• All contracts entered into by the developer in respect of the maintenance or management
  • A copy of the schedule of parcels filed with COB;
  • The names and address of such contractors, subcontractors and persons who supplied labour or materials to the development;
  • All warranties, manuals, schematic drawings, operation instructions, service guides, manufacturer’s documentation and other similar information in respect of the construction, installation, operation, maintenance, repair and servicing of any common property
  • The register of all parcel owners of the buildings;
  • The original copy of all insurance policies

Any developer who fails to convene a first Annual General Meeting or to deliver the documents above commits an offence and shall, on conviction, be liable to a fine not RM250,000.00 or to imprisonment for a term not exceeding 3 years or to both.

If the developer fails to discharge its responsibility, a proprietor can lodge a complaint at the Strata Tribunal. There are a lot more issues which I have come across at the handover period which I may not be able to share them all at this juncture but JMBs are encouraged to seek legal advice for a complete handover.

 

 

Waste Separation Ruling

(Waste Separation) A Sustainable Environment – Towards A Progressive Malaysia

by Melissa Lim 

 

Time truly waits for no man. We are already marching into the half-year mark of year 2016.

Besides celebrating the half-year milestone of 2016, the month of June bears an important reminder to all Malaysian citizens in light of the recent announcement made by the Ministry of Urban Wellbeing, Housing and Local Government (Kementerian Kesejahteraan Bandar, Perumahan, dan Kerajaan Tempatan – KPKT) on 16 May 2016. Briefly, households which fail to separate solid waste according to its respective categories can attract fines of up to RM1, 000.

The enforcement however only applies to the Federal Territory of Kuala Lumpur, Putrajaya, Johor, Negeri Sembilan, Pahang, Malacca, Kedah and Perlis at this stage. It is just a matter of time before the entire nation catches up with the waste separation implementation.

The mandatory waste separation took effect on 1 September 2015. However, it has been observed that Malaysians at large remain lax or ignorant when it comes to separating waste. This can be attributed to the lack of enforcement at the federal and state level or lack of cultivation of recycling habits since young.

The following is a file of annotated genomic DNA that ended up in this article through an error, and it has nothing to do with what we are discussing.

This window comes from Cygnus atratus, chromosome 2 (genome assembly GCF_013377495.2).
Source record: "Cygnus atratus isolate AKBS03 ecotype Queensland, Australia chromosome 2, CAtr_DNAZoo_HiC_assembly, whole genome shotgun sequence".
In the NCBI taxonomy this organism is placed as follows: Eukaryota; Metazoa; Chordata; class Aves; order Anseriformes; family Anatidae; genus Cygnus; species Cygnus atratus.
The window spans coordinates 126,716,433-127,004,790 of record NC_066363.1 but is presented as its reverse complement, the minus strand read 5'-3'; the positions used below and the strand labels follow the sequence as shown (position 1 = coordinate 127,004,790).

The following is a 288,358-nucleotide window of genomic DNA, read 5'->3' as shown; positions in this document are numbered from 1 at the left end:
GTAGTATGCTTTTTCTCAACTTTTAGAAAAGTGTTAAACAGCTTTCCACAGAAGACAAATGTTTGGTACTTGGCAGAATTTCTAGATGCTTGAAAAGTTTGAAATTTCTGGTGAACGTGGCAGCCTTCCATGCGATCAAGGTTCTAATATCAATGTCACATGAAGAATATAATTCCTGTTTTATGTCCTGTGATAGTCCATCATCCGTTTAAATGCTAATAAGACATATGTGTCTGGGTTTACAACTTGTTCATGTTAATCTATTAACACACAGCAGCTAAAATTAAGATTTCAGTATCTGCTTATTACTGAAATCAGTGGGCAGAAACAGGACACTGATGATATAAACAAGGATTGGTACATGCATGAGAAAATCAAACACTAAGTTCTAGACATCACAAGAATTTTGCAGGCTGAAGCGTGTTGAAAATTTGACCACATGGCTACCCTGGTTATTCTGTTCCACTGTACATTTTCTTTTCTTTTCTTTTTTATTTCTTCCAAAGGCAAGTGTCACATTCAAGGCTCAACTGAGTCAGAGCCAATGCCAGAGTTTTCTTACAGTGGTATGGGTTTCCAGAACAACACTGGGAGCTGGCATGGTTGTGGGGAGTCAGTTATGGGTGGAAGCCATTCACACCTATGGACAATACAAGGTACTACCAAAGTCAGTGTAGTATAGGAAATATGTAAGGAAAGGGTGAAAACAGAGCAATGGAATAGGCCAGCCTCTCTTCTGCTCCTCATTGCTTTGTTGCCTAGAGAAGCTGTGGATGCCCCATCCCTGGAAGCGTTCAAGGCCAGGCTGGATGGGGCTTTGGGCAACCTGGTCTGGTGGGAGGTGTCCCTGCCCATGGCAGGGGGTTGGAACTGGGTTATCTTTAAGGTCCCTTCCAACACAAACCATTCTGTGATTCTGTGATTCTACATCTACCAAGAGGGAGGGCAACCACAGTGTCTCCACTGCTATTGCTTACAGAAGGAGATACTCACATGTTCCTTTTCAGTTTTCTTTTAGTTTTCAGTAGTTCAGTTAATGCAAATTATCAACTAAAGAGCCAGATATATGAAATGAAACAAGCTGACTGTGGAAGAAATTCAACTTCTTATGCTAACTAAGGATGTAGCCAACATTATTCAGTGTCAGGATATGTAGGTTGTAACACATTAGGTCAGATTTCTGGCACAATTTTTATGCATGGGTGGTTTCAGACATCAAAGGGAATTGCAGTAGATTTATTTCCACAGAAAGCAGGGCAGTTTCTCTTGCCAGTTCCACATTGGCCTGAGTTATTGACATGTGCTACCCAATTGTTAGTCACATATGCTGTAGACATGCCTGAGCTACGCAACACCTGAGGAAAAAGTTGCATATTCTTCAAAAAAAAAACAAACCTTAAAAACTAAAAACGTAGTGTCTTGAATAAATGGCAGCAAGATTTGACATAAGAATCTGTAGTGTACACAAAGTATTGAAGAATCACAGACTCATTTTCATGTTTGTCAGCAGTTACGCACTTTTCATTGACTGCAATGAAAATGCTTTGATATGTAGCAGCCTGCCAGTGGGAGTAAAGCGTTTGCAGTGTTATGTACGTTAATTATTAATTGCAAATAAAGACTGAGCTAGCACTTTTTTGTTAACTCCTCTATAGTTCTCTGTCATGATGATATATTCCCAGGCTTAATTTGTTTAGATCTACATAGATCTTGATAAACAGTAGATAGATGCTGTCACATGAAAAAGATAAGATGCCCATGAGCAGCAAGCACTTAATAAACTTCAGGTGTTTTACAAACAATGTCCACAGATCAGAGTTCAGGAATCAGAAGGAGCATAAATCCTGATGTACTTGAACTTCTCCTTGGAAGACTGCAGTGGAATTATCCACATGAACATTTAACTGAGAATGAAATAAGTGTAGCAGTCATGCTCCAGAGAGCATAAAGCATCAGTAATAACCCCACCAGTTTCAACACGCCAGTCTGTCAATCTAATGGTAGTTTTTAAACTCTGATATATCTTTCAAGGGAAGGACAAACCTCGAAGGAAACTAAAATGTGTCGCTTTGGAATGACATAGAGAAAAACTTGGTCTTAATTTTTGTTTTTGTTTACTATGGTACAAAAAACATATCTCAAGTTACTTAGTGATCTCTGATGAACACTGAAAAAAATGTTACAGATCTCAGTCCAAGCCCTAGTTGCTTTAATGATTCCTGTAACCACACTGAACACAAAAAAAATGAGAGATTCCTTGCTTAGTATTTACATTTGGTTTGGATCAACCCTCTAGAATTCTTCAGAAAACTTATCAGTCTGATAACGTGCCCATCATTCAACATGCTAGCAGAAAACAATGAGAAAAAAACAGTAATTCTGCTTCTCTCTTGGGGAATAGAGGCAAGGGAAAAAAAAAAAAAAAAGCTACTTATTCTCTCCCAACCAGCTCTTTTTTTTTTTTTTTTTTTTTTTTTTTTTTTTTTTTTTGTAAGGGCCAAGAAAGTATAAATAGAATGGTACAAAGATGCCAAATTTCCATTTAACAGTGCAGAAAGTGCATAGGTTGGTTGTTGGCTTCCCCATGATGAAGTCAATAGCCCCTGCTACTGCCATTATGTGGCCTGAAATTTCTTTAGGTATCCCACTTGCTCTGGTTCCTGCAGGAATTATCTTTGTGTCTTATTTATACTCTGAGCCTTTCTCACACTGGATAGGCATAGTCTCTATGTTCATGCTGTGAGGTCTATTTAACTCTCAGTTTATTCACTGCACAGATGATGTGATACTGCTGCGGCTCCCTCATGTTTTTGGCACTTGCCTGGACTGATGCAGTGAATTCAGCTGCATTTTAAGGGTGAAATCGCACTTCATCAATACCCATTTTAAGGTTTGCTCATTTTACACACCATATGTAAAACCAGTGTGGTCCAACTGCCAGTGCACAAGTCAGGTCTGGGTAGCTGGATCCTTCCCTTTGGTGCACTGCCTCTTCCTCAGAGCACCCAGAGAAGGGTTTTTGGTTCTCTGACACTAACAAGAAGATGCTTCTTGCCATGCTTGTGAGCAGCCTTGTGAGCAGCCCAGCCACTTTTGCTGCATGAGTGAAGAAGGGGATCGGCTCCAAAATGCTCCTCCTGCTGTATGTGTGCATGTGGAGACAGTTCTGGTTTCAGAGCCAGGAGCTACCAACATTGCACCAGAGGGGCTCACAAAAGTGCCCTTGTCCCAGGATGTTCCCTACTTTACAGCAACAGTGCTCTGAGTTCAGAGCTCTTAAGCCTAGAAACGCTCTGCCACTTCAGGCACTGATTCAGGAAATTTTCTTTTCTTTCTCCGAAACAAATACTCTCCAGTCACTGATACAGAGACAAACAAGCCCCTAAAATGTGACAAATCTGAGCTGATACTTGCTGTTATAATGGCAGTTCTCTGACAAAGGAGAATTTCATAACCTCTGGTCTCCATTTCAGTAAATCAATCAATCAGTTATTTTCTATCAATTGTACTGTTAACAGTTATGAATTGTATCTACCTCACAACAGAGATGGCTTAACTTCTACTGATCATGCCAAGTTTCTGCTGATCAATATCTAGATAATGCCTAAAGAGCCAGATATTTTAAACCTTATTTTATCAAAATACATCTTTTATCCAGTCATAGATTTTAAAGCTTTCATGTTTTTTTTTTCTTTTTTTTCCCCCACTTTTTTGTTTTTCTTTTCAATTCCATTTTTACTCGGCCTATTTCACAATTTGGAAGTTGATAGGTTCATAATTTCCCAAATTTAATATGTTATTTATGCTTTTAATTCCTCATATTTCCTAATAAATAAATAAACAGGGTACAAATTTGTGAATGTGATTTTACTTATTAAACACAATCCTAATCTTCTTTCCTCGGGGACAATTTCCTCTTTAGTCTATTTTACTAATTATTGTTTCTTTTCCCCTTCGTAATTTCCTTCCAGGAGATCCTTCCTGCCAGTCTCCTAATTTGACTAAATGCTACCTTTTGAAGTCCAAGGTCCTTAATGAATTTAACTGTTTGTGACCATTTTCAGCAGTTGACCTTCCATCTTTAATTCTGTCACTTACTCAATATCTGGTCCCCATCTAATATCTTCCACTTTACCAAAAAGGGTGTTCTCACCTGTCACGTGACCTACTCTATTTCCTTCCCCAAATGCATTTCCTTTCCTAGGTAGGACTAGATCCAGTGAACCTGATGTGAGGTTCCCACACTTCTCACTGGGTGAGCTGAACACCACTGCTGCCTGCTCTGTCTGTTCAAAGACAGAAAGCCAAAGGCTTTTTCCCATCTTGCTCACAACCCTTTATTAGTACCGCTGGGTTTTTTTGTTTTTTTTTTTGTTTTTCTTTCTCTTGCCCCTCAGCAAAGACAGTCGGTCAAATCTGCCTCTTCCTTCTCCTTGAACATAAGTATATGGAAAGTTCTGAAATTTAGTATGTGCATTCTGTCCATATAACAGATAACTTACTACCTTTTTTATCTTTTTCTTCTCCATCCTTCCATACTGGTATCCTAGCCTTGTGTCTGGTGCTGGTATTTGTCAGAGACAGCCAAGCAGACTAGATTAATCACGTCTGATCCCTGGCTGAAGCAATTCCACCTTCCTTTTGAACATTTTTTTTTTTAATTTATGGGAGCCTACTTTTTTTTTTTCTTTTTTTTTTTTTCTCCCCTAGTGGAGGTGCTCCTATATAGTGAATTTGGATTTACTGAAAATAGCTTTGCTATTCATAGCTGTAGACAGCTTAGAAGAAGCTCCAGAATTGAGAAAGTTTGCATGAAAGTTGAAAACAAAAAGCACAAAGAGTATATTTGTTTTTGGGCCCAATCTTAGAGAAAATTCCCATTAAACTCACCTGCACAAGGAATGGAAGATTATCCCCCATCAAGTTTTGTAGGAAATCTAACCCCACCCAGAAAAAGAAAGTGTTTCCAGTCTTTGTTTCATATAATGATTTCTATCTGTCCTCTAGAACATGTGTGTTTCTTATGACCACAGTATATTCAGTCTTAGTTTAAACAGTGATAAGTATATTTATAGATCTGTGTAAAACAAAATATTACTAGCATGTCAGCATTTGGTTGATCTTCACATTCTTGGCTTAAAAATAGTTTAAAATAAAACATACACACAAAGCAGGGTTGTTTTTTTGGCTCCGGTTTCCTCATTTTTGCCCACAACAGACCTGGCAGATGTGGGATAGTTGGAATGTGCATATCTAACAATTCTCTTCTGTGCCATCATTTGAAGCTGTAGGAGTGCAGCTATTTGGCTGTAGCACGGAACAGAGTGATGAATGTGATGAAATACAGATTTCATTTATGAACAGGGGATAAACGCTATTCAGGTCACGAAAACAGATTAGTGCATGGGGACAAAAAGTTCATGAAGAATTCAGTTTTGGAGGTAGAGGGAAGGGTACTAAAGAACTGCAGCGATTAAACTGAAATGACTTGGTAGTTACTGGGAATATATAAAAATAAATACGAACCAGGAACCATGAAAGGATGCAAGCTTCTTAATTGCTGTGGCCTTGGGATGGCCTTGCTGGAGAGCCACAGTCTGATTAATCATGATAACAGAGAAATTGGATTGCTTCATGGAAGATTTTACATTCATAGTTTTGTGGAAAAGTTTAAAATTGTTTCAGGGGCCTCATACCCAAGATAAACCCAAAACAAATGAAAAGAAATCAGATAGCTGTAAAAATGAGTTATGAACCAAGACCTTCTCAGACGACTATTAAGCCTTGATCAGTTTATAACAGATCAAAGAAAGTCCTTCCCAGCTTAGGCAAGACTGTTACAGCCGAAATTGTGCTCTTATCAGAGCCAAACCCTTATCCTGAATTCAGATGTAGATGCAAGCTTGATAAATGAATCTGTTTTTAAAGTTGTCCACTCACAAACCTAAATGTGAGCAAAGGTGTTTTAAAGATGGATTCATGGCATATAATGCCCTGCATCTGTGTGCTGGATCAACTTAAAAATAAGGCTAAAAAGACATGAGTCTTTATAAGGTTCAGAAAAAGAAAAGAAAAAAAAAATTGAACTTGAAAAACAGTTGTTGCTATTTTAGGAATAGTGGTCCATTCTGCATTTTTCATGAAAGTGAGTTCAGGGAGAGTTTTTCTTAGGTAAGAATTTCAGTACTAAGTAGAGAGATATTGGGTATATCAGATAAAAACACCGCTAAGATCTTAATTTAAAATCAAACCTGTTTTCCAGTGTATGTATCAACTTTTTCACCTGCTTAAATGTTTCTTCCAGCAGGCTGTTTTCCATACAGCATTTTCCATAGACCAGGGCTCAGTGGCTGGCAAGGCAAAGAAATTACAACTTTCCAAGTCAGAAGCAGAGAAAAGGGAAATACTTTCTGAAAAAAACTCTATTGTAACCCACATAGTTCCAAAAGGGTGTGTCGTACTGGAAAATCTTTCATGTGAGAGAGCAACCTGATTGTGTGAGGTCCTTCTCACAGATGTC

The main statutes governing the mandatory system waste separation are the Solid Waste and Public Cleansing Management Act 2007 (Act 672) and the Solid Waste and Public Cleansing Management Corporation Act 2007 (Act 673). The latter regulates the Solid Waste Management and Public Cleansing Corporation (commonly known asSWCorp). SWCorp is the agency appointed to regulate the waste separation regulation.

 

 

TYPES OF WASTE

Firstly, solid waste can be categorized under two broad categories namely residual waste, (also known as wet waste) and recyclable waste (also known as dry waste).

  • Residual Waste/Wet Waste: unrecyclable materials that are generally damp and wet in nature. Examples of residual waste are organic food waste, soiled items, sanitary pads, damp and/or contaminated materials
  • Recyclable Waste and/or Dry Waste: Recyclable waste is generally dry in nature and can be further separated into distinct major categories such as paper, plastic and others (examples are bottles, aluminium cans, glasses, rubbers, leathers, batteries etc)

 

The explanation for both residual waste/wet waste and recyclable waste/dry waste can be summarized in the table below.

types-of-waste-chart

* Collection schedules may vary according to neighbourhood location. Readers are advised to refer to this KPKT page for more information or to contact the respective local authorities.

 

 

SIMPLE & PRACTICAL STEPS TO REDUCE WASTAGE

Waste separation exercises are easy, effortless and environmentally friendly plus, their benefits can be observed in the short and long run. With a little dedication, it’s not long before they become part of your daily habits.

Here are some simple and practical ways to reduce wastage:

1. Bring your own containers whenever you are packing food from restaurants.

This habit can help reduce the usage of polystyrenes (which are non-biodegradable) and paper packages. Containers can be reused after washing and also kept for future use.

2. Bring reusable grocery/shopping bags when going shopping.

The I’m Not a Plastic Bag canvas shopping bag made of unbleached cotton designed by British designer Anya Hindmarchwas hugely celebrated back in 2007 when the sale was first released into the market.